In 1994, I moved to New York from a Kurdish dairy-farm area in Eastern Turkey. I came to study English and later became drawn to the idea that anyone can start something in America—all you needed was a dream and the willingness to take a risk. After a few years, I took a loan from the Small Business Administration, bought an old yogurt plant and brought a small group of us together to make the real, wholesome yogurt of my childhood. We called the company Chobani, “shepherd” in Turkish, to put the hardworking, giving spirit of farmers into the heart of the company.
From the start, I wanted Chobani to be committed to making better food for more people—and to stand for something even bigger than the natural food we made. Since day one, we have given 10% of our profits to charity through the Chobani Foundation and stayed true to our mission to make food the right way, and make it available to all. Building Chobani, I found that the real power of entrepreneurship was the impact you can have on communities. Ultimately, Chobani’s journey proved that if you have the right mindset, the sky is the limit.
My story, like so many others, is only possible in America. The magic and power of the American dream is something I believe should be available to everyone—and is part of my hope for a modern Turkey and for entrepreneurs around the word.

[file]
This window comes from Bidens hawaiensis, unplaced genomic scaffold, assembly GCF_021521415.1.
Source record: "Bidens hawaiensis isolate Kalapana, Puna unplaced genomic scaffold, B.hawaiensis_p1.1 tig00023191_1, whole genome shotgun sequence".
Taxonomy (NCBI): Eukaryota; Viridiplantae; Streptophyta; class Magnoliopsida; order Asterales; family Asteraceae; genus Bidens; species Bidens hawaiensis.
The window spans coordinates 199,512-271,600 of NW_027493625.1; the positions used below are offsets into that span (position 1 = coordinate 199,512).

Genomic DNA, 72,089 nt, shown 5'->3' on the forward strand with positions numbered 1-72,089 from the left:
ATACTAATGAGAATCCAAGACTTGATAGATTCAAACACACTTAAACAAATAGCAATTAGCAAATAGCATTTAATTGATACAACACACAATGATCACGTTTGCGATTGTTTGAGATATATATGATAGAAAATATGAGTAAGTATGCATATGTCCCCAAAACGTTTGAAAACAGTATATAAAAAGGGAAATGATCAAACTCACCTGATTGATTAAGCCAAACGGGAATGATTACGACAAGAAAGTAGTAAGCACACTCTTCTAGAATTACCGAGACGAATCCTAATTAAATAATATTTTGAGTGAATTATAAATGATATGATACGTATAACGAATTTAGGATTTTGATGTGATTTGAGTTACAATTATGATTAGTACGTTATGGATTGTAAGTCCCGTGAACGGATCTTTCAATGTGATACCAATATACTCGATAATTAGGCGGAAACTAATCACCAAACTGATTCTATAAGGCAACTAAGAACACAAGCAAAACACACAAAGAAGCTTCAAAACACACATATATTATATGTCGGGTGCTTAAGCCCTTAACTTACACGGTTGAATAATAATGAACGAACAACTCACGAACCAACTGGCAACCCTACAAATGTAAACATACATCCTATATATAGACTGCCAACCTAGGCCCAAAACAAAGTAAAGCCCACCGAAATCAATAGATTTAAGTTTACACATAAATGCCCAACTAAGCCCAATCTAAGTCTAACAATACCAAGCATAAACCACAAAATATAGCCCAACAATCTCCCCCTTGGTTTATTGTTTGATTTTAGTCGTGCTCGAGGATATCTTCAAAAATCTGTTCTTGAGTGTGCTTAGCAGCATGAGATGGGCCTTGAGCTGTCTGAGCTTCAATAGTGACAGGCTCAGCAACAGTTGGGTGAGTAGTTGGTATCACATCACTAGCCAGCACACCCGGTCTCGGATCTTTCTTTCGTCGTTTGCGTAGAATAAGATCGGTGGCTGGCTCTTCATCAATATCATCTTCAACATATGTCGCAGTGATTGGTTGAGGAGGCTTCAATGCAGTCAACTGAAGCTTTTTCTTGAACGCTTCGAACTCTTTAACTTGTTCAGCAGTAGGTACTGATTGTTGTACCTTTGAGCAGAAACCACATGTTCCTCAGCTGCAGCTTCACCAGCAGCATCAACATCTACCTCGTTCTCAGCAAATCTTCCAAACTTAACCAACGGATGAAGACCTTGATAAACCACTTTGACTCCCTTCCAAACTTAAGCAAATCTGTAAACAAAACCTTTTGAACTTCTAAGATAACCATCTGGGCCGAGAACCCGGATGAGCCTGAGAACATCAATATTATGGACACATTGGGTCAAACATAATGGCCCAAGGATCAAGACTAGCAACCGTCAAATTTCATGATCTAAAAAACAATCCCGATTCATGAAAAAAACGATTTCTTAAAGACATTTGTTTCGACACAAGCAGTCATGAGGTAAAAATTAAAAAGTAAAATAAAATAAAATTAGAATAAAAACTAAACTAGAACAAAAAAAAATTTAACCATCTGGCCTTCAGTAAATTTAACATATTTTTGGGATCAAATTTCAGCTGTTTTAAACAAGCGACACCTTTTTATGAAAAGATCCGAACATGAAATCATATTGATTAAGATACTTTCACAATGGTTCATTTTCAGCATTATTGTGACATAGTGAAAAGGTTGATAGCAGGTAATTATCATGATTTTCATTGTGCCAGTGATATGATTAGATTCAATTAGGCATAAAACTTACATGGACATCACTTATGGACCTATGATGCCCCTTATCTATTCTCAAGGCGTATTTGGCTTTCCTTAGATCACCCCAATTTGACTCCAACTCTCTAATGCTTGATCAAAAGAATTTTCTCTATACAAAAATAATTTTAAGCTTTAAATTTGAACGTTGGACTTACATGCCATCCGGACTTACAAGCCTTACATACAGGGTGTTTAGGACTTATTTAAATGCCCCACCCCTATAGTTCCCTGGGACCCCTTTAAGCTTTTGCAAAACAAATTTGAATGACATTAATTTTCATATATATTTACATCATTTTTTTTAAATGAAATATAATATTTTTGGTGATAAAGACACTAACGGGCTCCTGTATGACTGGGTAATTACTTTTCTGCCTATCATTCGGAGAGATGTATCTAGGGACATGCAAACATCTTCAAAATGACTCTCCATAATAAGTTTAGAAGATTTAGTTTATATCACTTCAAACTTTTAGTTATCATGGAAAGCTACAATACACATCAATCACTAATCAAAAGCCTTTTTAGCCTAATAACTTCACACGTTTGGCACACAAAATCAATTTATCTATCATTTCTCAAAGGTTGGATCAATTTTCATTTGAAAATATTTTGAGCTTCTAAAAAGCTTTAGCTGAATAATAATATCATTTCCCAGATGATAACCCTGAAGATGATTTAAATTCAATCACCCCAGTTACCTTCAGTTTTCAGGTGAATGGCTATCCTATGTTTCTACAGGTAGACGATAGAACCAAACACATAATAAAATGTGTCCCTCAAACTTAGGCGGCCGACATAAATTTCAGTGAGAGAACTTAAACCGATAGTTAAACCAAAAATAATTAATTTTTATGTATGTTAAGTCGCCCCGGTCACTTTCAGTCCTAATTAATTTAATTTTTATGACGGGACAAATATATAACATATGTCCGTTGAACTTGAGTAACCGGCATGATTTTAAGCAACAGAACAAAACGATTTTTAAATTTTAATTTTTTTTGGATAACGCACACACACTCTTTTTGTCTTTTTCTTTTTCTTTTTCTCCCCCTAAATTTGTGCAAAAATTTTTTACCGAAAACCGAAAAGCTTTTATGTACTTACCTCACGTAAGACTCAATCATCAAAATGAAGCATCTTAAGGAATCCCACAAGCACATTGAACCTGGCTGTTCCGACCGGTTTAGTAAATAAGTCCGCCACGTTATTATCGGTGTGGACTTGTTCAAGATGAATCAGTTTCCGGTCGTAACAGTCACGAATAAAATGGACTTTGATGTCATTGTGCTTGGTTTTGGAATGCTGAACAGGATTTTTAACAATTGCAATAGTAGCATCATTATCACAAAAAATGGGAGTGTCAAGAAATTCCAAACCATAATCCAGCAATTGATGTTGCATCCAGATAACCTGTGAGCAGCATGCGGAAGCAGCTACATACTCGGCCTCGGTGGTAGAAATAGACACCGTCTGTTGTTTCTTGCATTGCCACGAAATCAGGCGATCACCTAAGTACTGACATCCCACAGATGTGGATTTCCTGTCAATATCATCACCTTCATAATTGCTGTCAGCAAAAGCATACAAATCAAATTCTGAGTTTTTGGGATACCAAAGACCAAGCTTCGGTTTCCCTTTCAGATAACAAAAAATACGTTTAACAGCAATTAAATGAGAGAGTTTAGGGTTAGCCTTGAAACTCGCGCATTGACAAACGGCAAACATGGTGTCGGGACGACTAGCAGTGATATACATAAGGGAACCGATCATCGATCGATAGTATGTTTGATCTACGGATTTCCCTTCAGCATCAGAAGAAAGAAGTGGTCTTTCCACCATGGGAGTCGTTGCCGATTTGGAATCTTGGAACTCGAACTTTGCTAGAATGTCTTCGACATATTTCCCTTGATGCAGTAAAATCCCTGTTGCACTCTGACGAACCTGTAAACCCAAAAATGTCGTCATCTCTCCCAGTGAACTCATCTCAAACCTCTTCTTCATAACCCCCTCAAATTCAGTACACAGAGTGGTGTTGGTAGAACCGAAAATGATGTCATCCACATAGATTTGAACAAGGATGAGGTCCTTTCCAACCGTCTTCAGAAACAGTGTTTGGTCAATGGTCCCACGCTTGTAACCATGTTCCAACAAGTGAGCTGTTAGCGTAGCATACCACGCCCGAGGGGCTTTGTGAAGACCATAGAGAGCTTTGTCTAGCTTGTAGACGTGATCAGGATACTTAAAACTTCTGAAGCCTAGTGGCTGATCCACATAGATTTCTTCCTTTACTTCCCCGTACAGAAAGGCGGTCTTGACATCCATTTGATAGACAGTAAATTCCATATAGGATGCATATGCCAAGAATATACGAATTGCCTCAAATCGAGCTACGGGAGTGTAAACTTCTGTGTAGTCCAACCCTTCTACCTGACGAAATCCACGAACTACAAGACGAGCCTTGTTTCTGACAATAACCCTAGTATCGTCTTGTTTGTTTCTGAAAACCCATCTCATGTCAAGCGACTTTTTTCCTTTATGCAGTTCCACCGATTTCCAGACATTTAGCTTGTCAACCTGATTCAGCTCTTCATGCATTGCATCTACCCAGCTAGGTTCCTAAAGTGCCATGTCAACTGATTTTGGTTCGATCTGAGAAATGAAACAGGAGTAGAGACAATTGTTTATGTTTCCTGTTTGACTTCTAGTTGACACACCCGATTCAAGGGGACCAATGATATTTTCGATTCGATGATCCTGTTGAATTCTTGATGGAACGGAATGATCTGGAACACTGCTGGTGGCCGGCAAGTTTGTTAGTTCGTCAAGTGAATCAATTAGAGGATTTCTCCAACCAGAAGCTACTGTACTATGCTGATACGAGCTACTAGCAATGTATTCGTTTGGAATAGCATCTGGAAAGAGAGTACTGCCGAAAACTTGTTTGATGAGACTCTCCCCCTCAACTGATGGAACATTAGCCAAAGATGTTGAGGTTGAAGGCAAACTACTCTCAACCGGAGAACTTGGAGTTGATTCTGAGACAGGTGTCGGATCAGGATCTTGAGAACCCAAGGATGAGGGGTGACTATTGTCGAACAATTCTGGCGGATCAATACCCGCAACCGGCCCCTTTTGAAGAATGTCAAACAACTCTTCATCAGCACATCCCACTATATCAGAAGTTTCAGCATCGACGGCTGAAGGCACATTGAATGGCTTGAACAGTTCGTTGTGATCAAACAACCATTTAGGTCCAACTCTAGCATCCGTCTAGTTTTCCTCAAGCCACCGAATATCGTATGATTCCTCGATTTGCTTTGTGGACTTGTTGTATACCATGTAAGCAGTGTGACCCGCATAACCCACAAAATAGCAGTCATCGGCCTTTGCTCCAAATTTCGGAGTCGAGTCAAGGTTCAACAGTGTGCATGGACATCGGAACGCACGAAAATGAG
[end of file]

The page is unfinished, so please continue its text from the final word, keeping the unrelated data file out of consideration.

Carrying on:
In the decade since I started Chobani, dramatic changes have occurred around the world. One result has been a shocking increase in the number of people made homeless by conflict. Today, more than 51 million people—most of them women and children—are living as refugees or displaced people, robbed of life’s opportunities by war, persecution and natural disasters.
My new personal foundation – Tent – will be an integral part of my commitment to helping the world’s refugees. There are thousands of incredible, passionate people around the world working with refugees every day in organizations like UNHCR. Tent will be a vehicle for bringing support, providing partnerships and urgently needed assistance to refugees, and for building support for the policies that can help end this refugee crisis.
I have always planned to give most of what I had. Growing up, I watched my mother give to those who needed and it came from the most amazing place in her heart. She put a smile on people’s faces and that always stayed with me.
Today, I dedicate my signing of the Giving Pledge to my mother and I am publicly committing the majority of my personal wealth—along with everything else I can do—to help refugees and help bring an end to this humanitarian crisis.
I believe that as people who have been blessed with opportunity in our own lives we must give hope to others.
I thank Bill Gates and Warren Buffett for providing the inspiration for this important commitment and hope that my commitment to the Giving Pledge will in turn inspire others to do the same.